I have noticed a number of students in public relations/communications visiting, so I thought I'd share one person's advice after practicing in the field for more than 13 years.
Disclosure: I have a BS in mass communications/public relations from Boston University's College of Communication.
1) Don't let anyone tell you that majoring in PR is a mistake. I can't figure out how people think that NOT learning about your future craft is a good thing.
2) PR is never practiced in a vacuum. You need to understand how business works, no matter which field of communications you go into, and this includes nonprofit and government affairs. So, take those business courses (especially marketing and organizational behavior). Also, take a basic micro and macro economics course. You will never regret it.
3) PR is never practiced in a vacuum. You need to be reading the news every day. Use a newsreader so you can scan as many sources as possible. Note how stories develop. Where are they coming from? How long does it take for a story to go from blog or regional paper/trade rag to prime time? Do you see any patterns?
4) PR is never practiced.... (get the picture?). Keep studying after you get your degree. Take classes in philosophy, technology, religion, politics, futures studies. Learn a foreign language (French, HTML, etc.). Remember, no knowledge is ever wasted. Who knows where future clients and jobs will come from, what CEOs just happen to be closet philosphers, passionate about modern art and jazz, cartography buffs, etc. Hell, I am even learning about Rugby right now (World Cup time, you know).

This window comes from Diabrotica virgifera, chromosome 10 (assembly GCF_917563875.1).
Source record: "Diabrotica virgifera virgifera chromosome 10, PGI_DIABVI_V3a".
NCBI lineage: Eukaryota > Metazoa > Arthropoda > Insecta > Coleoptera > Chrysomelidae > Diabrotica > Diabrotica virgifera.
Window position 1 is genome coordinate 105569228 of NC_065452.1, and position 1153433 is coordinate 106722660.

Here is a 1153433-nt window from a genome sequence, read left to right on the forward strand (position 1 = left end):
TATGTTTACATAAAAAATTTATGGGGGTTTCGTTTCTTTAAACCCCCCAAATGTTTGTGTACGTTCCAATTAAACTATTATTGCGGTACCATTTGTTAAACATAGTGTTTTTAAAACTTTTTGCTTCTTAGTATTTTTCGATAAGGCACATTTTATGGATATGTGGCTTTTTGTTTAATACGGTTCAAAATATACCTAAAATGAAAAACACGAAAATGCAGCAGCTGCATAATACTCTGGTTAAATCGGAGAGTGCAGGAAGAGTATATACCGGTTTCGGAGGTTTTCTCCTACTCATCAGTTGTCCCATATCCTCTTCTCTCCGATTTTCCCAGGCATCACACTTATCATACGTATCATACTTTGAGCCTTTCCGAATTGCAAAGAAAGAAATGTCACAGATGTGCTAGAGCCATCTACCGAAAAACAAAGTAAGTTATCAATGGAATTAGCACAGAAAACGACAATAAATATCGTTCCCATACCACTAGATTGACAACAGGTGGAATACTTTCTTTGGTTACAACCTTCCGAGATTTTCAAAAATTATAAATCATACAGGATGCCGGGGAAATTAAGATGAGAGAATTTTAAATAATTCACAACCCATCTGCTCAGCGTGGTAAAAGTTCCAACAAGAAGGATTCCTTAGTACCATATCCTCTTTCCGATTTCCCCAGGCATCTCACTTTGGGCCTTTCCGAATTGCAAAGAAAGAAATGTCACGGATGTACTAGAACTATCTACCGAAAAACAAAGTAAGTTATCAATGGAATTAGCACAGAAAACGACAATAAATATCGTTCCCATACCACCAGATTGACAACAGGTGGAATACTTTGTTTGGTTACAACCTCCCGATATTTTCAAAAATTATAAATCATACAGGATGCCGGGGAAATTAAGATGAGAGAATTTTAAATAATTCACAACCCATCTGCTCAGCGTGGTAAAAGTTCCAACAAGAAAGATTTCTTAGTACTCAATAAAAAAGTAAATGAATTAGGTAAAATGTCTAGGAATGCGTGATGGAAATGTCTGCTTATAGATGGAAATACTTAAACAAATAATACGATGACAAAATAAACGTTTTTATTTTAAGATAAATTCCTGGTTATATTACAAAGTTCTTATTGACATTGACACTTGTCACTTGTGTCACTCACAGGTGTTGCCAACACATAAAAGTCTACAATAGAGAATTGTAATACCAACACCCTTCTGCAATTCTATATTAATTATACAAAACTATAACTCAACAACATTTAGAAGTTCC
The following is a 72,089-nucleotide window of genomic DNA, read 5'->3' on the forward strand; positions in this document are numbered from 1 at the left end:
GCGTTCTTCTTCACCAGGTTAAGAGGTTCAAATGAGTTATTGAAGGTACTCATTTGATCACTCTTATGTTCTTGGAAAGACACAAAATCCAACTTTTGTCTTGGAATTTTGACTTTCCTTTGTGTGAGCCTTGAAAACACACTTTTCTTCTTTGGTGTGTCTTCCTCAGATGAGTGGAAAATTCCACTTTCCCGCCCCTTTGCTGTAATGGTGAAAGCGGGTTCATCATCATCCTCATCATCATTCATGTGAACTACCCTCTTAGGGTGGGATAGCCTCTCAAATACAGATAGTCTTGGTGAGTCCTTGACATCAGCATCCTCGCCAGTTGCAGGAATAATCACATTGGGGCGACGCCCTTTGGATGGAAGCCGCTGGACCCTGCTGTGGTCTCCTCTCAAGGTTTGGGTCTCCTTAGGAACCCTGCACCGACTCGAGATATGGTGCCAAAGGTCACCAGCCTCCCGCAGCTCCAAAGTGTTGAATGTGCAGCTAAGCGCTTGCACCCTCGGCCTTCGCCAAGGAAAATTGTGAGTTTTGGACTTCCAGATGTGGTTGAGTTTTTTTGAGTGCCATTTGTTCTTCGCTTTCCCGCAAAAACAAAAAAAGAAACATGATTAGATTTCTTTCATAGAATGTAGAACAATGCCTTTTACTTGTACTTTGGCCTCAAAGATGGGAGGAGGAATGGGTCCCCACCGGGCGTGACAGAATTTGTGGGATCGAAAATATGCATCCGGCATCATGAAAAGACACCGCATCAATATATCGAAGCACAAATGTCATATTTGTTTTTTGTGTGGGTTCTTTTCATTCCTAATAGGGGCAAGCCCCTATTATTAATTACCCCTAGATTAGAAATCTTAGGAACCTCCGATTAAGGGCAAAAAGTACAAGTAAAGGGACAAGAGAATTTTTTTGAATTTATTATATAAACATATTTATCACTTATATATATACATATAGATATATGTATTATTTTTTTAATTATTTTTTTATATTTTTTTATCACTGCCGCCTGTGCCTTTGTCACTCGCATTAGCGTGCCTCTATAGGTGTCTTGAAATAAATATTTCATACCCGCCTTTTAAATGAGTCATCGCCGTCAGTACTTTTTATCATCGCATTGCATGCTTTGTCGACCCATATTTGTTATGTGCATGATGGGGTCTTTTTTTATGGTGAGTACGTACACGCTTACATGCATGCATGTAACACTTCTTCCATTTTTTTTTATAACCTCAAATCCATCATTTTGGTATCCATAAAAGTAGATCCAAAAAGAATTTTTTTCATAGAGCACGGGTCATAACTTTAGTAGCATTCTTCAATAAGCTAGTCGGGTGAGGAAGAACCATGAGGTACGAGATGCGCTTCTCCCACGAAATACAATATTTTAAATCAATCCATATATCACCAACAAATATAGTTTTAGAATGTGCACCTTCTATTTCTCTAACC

5) Be prepared for the unexpected. The one constant in PR is change. Stories change, people change, clients change, jobs change, technologies change, fads change, trends change. Evey day. If you are uncomfortable with this GET OUT NOW. Really, you will be much happier.
6) Be prepared for the unexpected. This means: be able to think on your feet. Really THINK, not just parrot back stuff you've heard. But hell, parrotting works too. When all else fails, bullshit. And always sound like you know exactly what you are talking about when you tell those tales.
7) Learn how to write. Write fast, write often, write succinctly. The more you write, the better you will get. And leave your ego (or insecurities) at the door. You writing will be critiqued by colleagues, bosses, clients, journalists, analysts, consumers, CEOs, presidents, lawyers, etc. Everyone will have a different opinion. Your job as writer is to get the basics down on paper, then NEGOTIATE the final product. And you will rarely be happy with it (see "lawyers" above -- the bane of PR people everywhere).
8) PR has a terrible reputation. This fact has been bemoaned by PR people for decades now, and nothing changes. All you can do is do your best to practice good PR and help educate others about good PR practices. Maybe, someday, all will change.
9) Work in an industry you like, on products you are curious about. Have fun. Life is too short to work for terrible bosses, crappy clients, etc. But remember, the only way you really will learn your trade is to work hard at it. Live through your mistakes (don't just jump ship to the next company), challenge assumptions. The great thing about PR is that every day is different. A bad day is usually followed fairly soon by a good one.
10) PR is generally NOT glamorous. There is nothing fun about stuffing press kits at 4 a.m. in an crappy conference center hotel room when you have an 8 a.m. press conference. The PR person rarely gets thanked when things go well, and is the first to be blamed when things go badly. However, one of the great things about PR is you can immediately see the results of your work. You can make a difference. And that is worth the lack of sleep, stress, etc.
So 10 tips. A nice round number. There are more things to say, but I will blog them at another time. I hope you find them helpful. Please let me know!